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POLITICS

German President Steinmeier to run for second term

German President Frank-Walter Steinmeier said Friday he will stand for a second five-year term in the largely ceremonial role, seen as providing a kind of moral compass for the country.

German President Steinmeier to run for second term
German President Frank-Walter Steinmeier. Photo: picture alliance/dpa | Bernd von Jutrczenka

First appointed president in 2017, Social Democrat (SPD) politician Steinmeier, 65, announced his intention to run again next year at a press
conference in Berlin.

Steinmeier said he wanted to “accompany the country on its way into the future” and continue to “build bridges” in the role, a symbolic counterpart to the head of government, currently Chancellor Angela Merkel.

One of Germany’s most popular and trusted politicians, Steinmeier was appointed as head of state after extended stints as foreign minister and chief of staff for former chancellor Gerhard Schroeder.

With his snowy white hair, round glasses and dimpled smile, Steinmeier is a trained lawyer with a reputation for being diplomatic and measured in his speech.

Steinmeier said being president had been an “honour” and an “enormous challenge”.

READ ALSO: German President Steinmeier receives AstraZeneca jab

Germany goes to the polls for a general election in September – its first in 16 years not to feature Merkel, who is retiring from politics.

The SPD is currently polling in third place, well behind Merkel’s CDU-CSU and the Greens.

However, Steinmeier could still be elected president again if he is supported by the new ruling parties and parliament.

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POLITICS

How Germany is reacting to far-right election victory in Italy

While far-right groups have been celebrating, other politicians in Germany see the results as worrying. Here's a look at the reaction.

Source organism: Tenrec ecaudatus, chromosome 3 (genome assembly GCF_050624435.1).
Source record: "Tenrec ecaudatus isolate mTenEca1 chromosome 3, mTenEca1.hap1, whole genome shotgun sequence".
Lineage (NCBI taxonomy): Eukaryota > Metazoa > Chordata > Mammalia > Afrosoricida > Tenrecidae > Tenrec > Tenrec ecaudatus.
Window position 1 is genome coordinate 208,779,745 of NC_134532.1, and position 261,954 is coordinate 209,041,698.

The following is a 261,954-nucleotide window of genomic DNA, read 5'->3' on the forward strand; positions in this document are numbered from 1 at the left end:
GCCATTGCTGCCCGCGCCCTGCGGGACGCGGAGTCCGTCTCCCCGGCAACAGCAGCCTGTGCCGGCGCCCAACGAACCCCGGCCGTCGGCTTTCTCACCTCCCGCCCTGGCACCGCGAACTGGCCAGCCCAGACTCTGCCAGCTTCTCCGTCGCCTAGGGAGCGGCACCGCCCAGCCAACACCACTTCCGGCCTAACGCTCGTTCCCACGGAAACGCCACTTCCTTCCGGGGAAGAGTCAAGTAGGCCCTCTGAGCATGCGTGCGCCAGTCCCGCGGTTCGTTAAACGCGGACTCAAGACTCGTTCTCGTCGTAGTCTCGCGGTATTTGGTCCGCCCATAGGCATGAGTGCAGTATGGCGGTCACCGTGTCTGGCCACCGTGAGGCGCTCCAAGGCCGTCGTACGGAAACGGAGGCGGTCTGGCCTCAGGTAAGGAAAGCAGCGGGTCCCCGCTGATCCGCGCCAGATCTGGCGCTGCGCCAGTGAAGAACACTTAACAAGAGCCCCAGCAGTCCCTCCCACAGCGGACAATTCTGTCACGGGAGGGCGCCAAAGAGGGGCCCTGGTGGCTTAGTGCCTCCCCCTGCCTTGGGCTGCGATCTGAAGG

How Germany is reacting to far-right election victory in Italy

According to initial projections following Italy’s election on Sunday, the coalition led by Georgia Meloni and her radical right-wing Fratelli d’Italia party has won a majority of seats in the two chambers of the Italian parliament and will lead the next government. 

Meloni is a euro-sceptic who has previously spoken about having an “aversion” to Germany and referred to German Chancellor Olaf Scholz as “socialist” while on the campaign trail.

However, Chancellor Olaf Scholz’s deputy spokesman Wolfgang Buechner told reporters on Monday: “We of course have to wait for the official final result from this election but at this time what the chancellor would say is that Italy is a very Europe-friendly country with very Europe-friendly citizens and we assume that won’t change.” 

READ ALSO: What will a far-right government mean for Italy?

A Finance Ministry spokesperson added that Berlin expected the new Italian government to continue to respect the stability pact that sets the fiscal rules for the eurozone.

Despite these reassurances from the central government, German politicians in the EU parliament have expressed concern about the new direction for Italy.  

Rasmus Andresen, spokesman for the German Greens in the EU Parliament, said the “unprecedented Italian slide to the right” will have massive repercussions for Europe and for the European Union.

“Italy, as a founding member and the third strongest economy in the EU, is heading for an anti-democratic and anti-European government.”

Though Meloni no longer wants Italy to leave the eurozone, she has said that Rome must assert its interests more and has policies that look set to challenge Brussels on everything from public spending rules to mass migration.

The Greens’ co-leader in Brussels, Thomas Waitz, told Die Welt that the EU can only function if it sticks together, for example on cooperation in energy markets, decisions on Russian sanctions or dealing with the Covid crisis. “Meloni, on the other hand, would back national go-it-alones. It can be a disaster for Europe,”  he said. 

READ ALSO: Euro falls to 20-year low against US dollar

The FDP’s expert on Europe, Alexander Graf Lambsdorff, takes a similar view. He said on ARD’s Morgenmagazin that cooperation with Italy in the European Union will become more difficult. He said that it will now be much more difficult to achieve unity in Europe, especially on the issues of migration, reform of the Stability and Growth Pact and the single market.

Speaking on RTL, Green Party leader Omid Nouripour called the election results in Italy “worrying” and pointed out that people within the Italian right-wing nationalist alliance have “very close entanglements with the Kremlin”.

“We can’t rule out the possibility that people in Moscow also popped the corks last night,” he said.

Germany’s own far-right party – Alternative für Deutschland (AfD) – has been celebrating the victory. 

AfD member of the Bundestag Beatrix von Storch wrote “We cheer with Italy!” on Twitter late Sunday evening.

Referring to the recent elections in Sweden, where the right was also successful, von Storch wrote: “Sweden in the north, Italy in the south: left-wing governments are so yesterday.”

Her party colleague Malte Kaufmann tweeted, “A good day for Italy – a good day for Europe.”

With reporting from AFP

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